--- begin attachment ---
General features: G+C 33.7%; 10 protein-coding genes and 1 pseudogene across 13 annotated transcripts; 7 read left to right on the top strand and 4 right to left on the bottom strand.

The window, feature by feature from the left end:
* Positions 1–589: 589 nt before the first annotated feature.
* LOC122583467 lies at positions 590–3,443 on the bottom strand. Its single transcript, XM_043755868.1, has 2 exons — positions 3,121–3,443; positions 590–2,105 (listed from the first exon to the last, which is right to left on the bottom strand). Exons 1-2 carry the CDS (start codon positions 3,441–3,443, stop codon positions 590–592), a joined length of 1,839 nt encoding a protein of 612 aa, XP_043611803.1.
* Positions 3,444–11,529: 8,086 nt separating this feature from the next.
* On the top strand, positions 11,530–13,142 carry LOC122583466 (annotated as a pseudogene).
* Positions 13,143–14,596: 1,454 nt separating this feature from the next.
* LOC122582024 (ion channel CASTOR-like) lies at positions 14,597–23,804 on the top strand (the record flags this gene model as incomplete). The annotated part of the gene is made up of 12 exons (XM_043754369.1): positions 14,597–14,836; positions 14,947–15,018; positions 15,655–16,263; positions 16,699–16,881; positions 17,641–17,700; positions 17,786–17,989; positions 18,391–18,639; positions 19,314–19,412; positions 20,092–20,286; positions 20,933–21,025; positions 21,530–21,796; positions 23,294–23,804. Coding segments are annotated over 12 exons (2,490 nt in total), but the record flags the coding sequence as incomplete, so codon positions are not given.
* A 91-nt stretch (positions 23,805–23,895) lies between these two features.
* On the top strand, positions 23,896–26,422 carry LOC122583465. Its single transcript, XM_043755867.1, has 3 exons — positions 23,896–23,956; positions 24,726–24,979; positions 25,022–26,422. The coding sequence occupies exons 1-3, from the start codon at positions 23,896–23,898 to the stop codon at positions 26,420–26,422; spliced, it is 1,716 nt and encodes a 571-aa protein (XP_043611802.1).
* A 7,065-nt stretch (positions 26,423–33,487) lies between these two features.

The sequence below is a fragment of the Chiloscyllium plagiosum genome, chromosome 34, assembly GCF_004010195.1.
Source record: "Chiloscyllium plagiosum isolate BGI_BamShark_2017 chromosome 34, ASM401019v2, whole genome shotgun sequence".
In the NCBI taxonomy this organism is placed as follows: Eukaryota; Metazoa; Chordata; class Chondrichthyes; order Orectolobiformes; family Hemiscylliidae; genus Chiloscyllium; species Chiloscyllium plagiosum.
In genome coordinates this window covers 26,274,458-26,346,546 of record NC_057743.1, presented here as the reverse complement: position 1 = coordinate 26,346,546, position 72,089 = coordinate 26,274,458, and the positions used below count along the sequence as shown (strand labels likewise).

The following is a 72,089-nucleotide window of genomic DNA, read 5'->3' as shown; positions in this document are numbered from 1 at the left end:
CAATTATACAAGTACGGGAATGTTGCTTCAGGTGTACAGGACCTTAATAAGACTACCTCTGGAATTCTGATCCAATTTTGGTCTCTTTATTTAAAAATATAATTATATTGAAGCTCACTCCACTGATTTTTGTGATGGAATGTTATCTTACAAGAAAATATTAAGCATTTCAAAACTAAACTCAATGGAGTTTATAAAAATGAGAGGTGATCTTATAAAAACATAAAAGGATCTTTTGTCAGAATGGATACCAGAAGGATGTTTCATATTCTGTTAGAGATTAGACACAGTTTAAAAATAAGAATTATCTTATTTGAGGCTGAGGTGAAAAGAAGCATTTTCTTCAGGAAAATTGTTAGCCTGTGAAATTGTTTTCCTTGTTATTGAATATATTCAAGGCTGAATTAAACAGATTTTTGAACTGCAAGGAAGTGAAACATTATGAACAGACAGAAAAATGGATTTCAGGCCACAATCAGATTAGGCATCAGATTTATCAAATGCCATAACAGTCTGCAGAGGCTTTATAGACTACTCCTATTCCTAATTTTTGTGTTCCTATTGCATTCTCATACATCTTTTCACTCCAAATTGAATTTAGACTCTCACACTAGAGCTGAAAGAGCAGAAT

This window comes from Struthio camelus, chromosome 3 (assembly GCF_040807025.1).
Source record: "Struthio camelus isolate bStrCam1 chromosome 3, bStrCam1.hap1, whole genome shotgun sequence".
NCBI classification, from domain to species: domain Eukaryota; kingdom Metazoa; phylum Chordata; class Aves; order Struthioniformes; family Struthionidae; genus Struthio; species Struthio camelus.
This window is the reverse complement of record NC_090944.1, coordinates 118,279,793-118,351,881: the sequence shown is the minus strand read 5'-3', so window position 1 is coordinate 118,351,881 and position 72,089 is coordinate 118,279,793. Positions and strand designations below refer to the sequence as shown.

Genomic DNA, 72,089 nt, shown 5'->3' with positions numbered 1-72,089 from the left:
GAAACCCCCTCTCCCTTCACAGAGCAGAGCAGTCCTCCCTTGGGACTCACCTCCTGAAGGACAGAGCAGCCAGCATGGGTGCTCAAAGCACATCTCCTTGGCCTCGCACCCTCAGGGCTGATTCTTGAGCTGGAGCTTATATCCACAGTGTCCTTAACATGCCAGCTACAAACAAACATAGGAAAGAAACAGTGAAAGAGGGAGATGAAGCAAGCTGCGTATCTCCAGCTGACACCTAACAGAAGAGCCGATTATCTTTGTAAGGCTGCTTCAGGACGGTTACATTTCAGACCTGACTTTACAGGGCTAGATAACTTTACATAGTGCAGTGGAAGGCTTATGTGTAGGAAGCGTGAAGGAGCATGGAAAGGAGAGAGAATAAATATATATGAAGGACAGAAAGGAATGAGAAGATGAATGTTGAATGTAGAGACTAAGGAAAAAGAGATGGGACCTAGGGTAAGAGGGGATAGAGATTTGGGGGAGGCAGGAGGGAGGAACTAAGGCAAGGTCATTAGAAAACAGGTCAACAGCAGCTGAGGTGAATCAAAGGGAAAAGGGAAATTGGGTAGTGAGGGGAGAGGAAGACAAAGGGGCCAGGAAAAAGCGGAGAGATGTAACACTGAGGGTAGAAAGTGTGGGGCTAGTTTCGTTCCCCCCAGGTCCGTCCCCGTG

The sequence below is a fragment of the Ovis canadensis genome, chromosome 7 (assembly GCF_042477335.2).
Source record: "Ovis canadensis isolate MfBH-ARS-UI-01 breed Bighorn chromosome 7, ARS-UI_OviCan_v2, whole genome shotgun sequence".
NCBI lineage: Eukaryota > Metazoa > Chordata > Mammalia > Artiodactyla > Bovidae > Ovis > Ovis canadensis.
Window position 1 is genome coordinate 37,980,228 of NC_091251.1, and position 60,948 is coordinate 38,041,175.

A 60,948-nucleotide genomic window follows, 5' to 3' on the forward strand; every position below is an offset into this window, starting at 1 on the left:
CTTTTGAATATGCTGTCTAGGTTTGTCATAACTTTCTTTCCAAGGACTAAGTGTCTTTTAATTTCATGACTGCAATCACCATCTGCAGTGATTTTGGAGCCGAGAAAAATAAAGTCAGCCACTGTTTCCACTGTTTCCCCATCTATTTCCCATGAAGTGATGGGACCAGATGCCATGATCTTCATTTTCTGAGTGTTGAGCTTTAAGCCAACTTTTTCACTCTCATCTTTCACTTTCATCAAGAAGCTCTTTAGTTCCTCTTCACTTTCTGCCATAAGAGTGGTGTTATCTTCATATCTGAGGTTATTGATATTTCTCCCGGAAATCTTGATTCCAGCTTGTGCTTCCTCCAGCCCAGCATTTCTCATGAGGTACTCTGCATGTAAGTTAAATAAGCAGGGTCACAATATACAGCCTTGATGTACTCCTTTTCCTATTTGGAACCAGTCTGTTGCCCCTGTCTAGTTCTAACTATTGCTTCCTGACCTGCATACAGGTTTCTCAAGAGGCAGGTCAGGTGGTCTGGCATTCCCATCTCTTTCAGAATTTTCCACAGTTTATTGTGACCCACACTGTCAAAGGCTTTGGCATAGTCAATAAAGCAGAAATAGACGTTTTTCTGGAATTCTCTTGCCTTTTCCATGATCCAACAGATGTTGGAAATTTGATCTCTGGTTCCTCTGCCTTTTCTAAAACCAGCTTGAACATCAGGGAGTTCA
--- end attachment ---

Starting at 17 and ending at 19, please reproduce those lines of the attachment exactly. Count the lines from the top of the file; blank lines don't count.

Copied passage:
CAATTATACAAGTACGGGAATGTTGCTTCAGGTGTACAGGACCTTAATAAGACTACCTCTGGAATTCTGATCCAATTTTGGTCTCTTTATTTAAAAATATAATTATATTGAAGCTCACTCCACTGATTTTTGTGATGGAATGTTATCTTACAAGAAAATATTAAGCATTTCAAAACTAAACTCAATGGAGTTTATAAAAATGAGAGGTGATCTTATAAAAACATAAAAGGATCTTTTGTCAGAATGGATACCAGAAGGATGTTTCATATTCTGTTAGAGATTAGACACAGTTTAAAAATAAGAATTATCTTATTTGAGGCTGAGGTGAAAAGAAGCATTTTCTTCAGGAAAATTGTTAGCCTGTGAAATTGTTTTCCTTGTTATTGAATATATTCAAGGCTGAATTAAACAGATTTTTGAACTGCAAGGAAGTGAAACATTATGAACAGACAGAAAAATGGATTTCAGGCCACAATCAGATTAGGCATCAGATTTATCAAATGCCATAACAGTCTGCAGAGGCTTTATAGACTACTCCTATTCCTAATTTTTGTGTTCCTATTGCATTCTCATACATCTTTTCACTCCAAATTGAATTTAGACTCTCACACTAGAGCTGAAAGAGCAGAAT

This window comes from Struthio camelus, chromosome 3 (assembly GCF_040807025.1).
Source record: "Struthio camelus isolate bStrCam1 chromosome 3, bStrCam1.hap1, whole genome shotgun sequence".